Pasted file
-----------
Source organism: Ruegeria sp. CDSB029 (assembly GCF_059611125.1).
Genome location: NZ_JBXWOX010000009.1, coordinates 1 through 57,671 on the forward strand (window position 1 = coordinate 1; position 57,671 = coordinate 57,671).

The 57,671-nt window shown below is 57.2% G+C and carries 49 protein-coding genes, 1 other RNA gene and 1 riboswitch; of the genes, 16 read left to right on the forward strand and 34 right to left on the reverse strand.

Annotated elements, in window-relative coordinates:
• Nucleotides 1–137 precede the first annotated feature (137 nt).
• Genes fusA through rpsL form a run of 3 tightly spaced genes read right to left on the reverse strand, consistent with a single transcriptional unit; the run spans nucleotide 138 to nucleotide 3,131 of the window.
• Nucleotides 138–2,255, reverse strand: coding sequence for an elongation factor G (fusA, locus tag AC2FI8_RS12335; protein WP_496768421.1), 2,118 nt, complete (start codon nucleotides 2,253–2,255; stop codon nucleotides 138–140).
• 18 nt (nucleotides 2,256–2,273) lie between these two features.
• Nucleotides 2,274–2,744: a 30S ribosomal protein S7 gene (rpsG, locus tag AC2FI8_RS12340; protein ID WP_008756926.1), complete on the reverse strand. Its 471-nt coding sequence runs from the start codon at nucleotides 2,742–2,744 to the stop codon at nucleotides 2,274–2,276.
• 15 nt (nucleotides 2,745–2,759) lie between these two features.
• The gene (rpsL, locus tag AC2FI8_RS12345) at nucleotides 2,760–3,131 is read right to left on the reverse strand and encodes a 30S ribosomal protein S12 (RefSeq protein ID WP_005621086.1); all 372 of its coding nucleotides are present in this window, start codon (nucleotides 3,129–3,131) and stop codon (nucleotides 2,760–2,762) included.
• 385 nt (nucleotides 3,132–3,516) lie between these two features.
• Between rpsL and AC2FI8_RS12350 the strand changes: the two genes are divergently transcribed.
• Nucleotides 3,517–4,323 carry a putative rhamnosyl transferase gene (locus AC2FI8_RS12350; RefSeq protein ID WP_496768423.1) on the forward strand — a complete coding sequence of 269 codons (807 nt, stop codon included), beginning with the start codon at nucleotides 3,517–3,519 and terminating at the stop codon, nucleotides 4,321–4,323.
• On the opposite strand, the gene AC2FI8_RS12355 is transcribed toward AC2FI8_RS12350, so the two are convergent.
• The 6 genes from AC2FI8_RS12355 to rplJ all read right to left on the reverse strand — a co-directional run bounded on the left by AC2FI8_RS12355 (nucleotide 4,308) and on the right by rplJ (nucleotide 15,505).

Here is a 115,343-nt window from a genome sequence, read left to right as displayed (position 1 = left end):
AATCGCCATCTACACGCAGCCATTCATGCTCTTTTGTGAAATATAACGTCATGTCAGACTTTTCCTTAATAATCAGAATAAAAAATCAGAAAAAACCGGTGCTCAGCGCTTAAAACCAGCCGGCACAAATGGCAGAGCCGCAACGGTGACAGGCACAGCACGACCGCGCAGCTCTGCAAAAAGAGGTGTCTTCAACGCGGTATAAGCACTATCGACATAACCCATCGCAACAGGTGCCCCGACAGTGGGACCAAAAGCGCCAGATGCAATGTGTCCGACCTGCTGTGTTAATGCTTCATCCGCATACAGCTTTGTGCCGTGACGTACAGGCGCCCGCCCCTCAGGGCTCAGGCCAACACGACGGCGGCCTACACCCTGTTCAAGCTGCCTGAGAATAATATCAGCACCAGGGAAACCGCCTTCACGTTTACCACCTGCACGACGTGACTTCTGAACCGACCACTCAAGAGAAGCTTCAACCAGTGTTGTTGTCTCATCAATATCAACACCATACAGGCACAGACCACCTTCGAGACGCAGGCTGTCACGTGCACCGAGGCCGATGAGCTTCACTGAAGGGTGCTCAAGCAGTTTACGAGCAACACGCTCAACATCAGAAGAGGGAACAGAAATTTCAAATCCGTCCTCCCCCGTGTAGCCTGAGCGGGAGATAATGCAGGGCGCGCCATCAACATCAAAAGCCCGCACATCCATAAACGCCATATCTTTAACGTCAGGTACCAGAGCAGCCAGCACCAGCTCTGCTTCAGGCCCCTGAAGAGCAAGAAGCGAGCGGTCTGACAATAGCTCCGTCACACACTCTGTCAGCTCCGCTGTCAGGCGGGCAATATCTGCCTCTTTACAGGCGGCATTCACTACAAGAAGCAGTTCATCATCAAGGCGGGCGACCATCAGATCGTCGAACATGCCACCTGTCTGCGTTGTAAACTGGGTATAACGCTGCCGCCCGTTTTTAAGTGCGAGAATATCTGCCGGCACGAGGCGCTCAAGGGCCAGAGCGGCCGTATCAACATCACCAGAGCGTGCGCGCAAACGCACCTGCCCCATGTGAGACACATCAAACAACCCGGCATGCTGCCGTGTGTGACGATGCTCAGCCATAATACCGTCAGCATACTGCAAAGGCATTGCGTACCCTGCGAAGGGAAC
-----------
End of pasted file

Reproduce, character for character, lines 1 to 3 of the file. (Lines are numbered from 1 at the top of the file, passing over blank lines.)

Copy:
Source organism: Ruegeria sp. CDSB029 (assembly GCF_059611125.1).
Genome location: NZ_JBXWOX010000009.1, coordinates 1 through 57,671 on the forward strand (window position 1 = coordinate 1; position 57,671 = coordinate 57,671).

The 57,671-nt window shown below is 57.2% G+C and carries 49 protein-coding genes, 1 other RNA gene and 1 riboswitch; of the genes, 16 read left to right on the forward strand and 34 right to left on the reverse strand.